At Figma, they initially picked columns like the UserID, FileID and OrgID as the sharding key. However, many of the keys they picked used auto-incrementing or Snowflake timestamp-prefixed IDs. This resulted in significant hotspots where a single shard contained the majority of their data.

To solve this, they hashed the sharding keys and used the output for routing. As long as they picked a good hash function with uniformity (the output is uniformly distributed) then that would avoid hot/cold shards.

Making Incremental Progress with Logical Sharding

One of Figma’s goals with the sharding process was incremental progress. They wanted to take small steps and have the option to quickly roll back if there were any errors.

They did this by splitting up the sharding task into logical sharding and physical sharding.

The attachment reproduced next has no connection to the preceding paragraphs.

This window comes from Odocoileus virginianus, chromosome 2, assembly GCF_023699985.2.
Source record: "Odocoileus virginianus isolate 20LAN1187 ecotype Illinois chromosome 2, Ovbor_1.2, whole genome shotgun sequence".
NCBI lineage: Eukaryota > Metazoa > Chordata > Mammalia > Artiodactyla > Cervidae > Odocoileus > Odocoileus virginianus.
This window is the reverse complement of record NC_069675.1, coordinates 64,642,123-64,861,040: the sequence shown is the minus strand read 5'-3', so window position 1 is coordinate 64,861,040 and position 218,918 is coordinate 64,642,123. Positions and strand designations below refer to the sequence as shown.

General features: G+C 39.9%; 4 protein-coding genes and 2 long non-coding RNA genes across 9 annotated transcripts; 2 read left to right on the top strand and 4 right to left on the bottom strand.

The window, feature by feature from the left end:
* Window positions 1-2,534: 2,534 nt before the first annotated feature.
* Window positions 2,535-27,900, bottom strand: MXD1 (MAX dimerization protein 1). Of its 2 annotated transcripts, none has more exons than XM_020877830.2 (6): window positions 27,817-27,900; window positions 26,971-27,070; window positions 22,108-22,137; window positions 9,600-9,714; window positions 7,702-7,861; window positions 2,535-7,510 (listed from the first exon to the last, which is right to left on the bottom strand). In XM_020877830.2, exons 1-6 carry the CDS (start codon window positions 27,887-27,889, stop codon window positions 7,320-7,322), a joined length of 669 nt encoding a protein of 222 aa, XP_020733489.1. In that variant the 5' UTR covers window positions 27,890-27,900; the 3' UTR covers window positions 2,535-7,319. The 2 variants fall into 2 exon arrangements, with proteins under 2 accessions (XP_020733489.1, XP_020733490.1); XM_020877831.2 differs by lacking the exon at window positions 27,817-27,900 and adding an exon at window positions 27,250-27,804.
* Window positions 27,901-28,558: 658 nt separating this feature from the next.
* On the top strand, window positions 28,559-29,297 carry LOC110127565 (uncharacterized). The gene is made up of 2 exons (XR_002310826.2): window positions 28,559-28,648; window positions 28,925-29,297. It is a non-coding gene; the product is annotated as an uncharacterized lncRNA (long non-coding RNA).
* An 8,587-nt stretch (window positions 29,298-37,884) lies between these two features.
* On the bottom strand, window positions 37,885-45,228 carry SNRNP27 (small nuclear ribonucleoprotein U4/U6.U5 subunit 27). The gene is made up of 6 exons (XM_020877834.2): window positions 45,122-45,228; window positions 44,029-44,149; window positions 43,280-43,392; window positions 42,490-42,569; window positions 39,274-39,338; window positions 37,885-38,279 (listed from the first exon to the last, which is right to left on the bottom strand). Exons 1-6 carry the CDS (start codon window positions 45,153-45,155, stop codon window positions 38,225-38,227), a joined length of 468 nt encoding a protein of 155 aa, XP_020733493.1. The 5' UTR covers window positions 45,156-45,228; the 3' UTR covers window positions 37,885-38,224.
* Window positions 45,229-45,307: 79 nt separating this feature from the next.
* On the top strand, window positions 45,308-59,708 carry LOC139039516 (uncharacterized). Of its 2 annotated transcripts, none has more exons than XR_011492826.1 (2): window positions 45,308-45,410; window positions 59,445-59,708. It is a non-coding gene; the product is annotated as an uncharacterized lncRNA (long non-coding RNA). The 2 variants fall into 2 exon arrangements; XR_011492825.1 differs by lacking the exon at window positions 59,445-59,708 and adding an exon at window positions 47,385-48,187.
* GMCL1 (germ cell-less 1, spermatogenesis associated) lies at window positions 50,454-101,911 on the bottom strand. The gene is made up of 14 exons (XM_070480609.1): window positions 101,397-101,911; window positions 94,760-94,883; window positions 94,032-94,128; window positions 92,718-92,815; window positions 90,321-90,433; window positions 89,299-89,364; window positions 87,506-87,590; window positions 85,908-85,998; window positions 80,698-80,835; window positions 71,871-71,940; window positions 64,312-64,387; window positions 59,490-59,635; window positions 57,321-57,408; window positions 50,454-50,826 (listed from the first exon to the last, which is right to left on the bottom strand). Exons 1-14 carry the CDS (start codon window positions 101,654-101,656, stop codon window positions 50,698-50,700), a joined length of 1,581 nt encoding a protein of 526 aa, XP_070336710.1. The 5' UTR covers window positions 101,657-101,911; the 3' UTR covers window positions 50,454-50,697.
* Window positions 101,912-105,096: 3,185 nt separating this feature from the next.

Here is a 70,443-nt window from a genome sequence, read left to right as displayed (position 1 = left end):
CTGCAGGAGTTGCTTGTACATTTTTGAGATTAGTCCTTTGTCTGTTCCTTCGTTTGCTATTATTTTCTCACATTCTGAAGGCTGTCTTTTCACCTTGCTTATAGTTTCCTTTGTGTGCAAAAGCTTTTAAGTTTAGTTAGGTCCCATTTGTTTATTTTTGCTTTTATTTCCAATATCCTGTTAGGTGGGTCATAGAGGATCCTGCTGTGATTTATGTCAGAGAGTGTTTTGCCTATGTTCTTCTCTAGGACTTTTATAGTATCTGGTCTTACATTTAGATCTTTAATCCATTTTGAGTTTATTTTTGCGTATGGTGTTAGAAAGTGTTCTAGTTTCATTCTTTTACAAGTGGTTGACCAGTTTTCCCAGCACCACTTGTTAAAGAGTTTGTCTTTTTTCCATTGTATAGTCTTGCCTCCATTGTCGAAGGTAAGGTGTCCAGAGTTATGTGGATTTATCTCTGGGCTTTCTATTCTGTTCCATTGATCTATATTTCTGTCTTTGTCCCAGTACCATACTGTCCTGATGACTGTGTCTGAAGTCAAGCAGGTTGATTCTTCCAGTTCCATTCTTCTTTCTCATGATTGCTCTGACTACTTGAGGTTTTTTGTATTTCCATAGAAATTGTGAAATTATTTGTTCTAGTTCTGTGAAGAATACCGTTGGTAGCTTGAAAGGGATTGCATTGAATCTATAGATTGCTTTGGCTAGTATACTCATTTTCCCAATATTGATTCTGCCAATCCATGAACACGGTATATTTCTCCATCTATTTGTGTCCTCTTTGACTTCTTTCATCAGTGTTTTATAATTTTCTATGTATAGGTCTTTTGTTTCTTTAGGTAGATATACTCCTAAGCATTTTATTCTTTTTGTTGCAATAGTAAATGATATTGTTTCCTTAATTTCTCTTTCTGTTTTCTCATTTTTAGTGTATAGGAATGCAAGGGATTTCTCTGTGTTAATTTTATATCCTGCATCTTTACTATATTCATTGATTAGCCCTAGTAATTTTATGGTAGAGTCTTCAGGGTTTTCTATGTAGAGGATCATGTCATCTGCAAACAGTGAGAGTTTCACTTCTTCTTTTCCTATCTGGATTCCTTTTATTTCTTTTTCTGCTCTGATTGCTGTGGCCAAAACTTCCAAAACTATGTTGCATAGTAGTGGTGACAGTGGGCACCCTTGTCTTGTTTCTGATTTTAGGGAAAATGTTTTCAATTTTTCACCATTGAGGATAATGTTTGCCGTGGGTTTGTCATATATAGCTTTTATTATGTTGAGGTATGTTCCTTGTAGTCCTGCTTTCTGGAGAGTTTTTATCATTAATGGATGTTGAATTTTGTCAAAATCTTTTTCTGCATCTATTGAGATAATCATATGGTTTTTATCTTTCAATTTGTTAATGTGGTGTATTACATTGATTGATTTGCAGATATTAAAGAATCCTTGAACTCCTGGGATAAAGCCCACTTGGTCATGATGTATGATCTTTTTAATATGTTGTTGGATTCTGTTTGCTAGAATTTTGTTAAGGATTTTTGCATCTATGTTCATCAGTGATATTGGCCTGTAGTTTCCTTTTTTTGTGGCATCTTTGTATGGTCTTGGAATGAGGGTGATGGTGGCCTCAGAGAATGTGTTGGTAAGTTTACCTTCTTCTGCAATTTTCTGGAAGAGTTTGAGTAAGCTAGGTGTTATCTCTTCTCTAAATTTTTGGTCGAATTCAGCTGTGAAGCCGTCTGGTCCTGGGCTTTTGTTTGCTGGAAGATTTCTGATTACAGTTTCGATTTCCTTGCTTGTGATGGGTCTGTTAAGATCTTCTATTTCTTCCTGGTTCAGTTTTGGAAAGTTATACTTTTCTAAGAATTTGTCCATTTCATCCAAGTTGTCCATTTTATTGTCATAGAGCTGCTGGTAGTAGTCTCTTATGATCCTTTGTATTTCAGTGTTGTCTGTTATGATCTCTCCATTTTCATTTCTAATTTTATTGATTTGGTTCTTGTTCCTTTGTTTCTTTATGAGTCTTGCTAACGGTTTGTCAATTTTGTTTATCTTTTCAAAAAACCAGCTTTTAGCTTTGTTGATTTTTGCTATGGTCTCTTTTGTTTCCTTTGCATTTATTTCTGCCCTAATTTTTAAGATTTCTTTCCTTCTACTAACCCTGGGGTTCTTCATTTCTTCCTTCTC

Logical sharding is where the rows in the table are still stored on the same database machine but they’re organized and accessed as if they were on separate machines. The Figma team was able to do this with Postgres views. They could then test their system and make sure everything was working.

Physical sharding is where you do the actual data transfers. You split up the tables and move them onto separate machines. After extensive testing on production traffic, the Figma team proceeded to physically move the data. They copied the logical shards from the single database over to different machines and re-routed traffic to go to the various databases. 

Results

Figma shipped their first horizontally sharded table in September 2023. They did it with only 10 seconds of partial availability on database primaries and no availability impact on the read replicas. After sharding, they saw no regressions in latency or availability. 

They’re now working on tackling the rest of their high-write load databases and sharding those onto multiple machines.

When you’re building authentication in your application, it makes sense to go with a third party provider. Your engineers should be focused on building features for users, not rolling your own auth solution.

Some core features you’ll want are

  • Easy Hosting - You can host on your own domain and use whatever backend you’d prefer